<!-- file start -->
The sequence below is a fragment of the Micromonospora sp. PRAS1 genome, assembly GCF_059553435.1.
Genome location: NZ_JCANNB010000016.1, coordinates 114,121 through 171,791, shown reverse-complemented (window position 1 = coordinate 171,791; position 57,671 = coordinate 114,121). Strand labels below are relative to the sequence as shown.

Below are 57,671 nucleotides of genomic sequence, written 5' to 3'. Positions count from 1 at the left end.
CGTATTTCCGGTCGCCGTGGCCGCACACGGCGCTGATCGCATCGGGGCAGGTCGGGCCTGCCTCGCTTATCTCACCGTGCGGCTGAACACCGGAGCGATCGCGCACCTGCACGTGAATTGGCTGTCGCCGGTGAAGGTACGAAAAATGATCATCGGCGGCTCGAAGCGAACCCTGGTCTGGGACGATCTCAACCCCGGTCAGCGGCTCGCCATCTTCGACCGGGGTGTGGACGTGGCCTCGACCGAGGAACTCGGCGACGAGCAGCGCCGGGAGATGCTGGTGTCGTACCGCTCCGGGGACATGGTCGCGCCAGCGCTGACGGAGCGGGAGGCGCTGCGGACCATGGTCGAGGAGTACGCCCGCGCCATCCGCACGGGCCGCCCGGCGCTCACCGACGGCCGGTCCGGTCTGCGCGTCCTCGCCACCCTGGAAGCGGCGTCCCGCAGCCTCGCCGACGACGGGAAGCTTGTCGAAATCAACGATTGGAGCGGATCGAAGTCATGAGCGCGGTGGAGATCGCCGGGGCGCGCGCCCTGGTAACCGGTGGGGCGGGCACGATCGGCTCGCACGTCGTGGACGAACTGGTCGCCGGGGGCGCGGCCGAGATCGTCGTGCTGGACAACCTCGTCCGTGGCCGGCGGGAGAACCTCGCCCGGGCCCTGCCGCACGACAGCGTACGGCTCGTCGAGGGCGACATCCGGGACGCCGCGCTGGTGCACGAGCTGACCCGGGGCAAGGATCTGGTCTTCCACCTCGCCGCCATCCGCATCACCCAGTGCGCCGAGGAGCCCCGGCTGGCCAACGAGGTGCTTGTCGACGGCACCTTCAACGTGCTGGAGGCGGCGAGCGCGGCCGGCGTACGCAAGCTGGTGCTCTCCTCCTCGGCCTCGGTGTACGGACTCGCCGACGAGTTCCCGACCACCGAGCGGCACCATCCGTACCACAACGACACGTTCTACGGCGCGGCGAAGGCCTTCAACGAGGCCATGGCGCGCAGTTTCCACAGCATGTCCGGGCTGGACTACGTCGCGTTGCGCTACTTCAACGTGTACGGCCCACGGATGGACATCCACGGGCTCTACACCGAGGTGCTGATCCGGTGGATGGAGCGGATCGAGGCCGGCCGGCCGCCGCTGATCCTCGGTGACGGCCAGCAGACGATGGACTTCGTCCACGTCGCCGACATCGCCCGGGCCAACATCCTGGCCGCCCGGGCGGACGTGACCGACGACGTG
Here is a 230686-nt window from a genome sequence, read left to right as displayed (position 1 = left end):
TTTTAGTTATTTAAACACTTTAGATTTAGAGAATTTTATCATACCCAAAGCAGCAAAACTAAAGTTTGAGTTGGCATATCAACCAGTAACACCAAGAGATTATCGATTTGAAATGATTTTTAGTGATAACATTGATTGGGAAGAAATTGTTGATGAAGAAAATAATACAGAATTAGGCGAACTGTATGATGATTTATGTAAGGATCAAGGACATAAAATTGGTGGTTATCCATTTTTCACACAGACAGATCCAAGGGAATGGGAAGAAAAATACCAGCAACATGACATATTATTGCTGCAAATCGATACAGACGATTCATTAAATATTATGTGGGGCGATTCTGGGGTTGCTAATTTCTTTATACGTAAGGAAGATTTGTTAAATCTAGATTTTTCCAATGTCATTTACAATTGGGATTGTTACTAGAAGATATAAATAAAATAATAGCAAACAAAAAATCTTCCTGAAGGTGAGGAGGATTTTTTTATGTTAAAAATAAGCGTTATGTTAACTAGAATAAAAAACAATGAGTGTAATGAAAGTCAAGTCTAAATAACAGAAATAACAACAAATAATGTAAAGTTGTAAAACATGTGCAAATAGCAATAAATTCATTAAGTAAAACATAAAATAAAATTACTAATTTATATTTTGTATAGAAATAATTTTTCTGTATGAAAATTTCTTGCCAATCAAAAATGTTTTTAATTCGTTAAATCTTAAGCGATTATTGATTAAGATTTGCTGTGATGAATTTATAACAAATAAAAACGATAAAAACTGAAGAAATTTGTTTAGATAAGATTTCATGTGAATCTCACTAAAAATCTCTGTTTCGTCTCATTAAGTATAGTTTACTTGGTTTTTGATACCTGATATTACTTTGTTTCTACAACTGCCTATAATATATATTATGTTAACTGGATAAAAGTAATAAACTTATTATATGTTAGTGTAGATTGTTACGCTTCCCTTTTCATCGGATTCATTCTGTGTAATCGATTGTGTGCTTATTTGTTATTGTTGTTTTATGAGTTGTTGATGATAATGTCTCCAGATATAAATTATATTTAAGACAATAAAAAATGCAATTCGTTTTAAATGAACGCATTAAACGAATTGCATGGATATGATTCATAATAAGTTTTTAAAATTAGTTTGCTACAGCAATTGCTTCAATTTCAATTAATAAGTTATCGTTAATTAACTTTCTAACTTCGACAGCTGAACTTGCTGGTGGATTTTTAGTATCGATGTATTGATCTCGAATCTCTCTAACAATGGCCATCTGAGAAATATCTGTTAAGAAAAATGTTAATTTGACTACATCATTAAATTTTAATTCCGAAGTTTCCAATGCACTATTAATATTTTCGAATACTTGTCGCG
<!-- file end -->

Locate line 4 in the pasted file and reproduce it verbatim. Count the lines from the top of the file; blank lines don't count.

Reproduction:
CGTATTTCCGGTCGCCGTGGCCGCACACGGCGCTGATCGCATCGGGGCAGGTCGGGCCTGCCTCGCTTATCTCACCGTGCGGCTGAACACCGGAGCGATCGCGCACCTGCACGTGAATTGGCTGTCGCCGGTGAAGGTACGAAAAATGATCATCGGCGGCTCGAAGCGAACCCTGGTCTGGGACGATCTCAACCCCGGTCAGCGGCTCGCCATCTTCGACCGGGGTGTGGACGTGGCCTCGACCGAGGAACTCGGCGACGAGCAGCGCCGGGAGATGCTGGTGTCGTACCGCTCCGGGGACATGGTCGCGCCAGCGCTGACGGAGCGGGAGGCGCTGCGGACCATGGTCGAGGAGTACGCCCGCGCCATCCGCACGGGCCGCCCGGCGCTCACCGACGGCCGGTCCGGTCTGCGCGTCCTCGCCACCCTGGAAGCGGCGTCCCGCAGCCTCGCCGACGACGGGAAGCTTGTCGAAATCAACGATTGGAGCGGATCGAAGTCATGAGCGCGGTGGAGATCGCCGGGGCGCGCGCCCTGGTAACCGGTGGGGCGGGCACGATCGGCTCGCACGTCGTGGACGAACTGGTCGCCGGGGGCGCGGCCGAGATCGTCGTGCTGGACAACCTCGTCCGTGGCCGGCGGGAGAACCTCGCCCGGGCCCTGCCGCACGACAGCGTACGGCTCGTCGAGGGCGACATCCGGGACGCCGCGCTGGTGCACGAGCTGACCCGGGGCAAGGATCTGGTCTTCCACCTCGCCGCCATCCGCATCACCCAGTGCGCCGAGGAGCCCCGGCTGGCCAACGAGGTGCTTGTCGACGGCACCTTCAACGTGCTGGAGGCGGCGAGCGCGGCCGGCGTACGCAAGCTGGTGCTCTCCTCCTCGGCCTCGGTGTACGGACTCGCCGACGAGTTCCCGACCACCGAGCGGCACCATCCGTACCACAACGACACGTTCTACGGCGCGGCGAAGGCCTTCAACGAGGCCATGGCGCGCAGTTTCCACAGCATGTCCGGGCTGGACTACGTCGCGTTGCGCTACTTCAACGTGTACGGCCCACGGATGGACATCCACGGGCTCTACACCGAGGTGCTGATCCGGTGGATGGAGCGGATCGAGGCCGGCCGGCCGCCGCTGATCCTCGGTGACGGCCAGCAGACGATGGACTTCGTCCACGTCGCCGACATCGCCCGGGCCAACATCCTGGCCGCCCGGGCGGACGTGACCGACGACGTG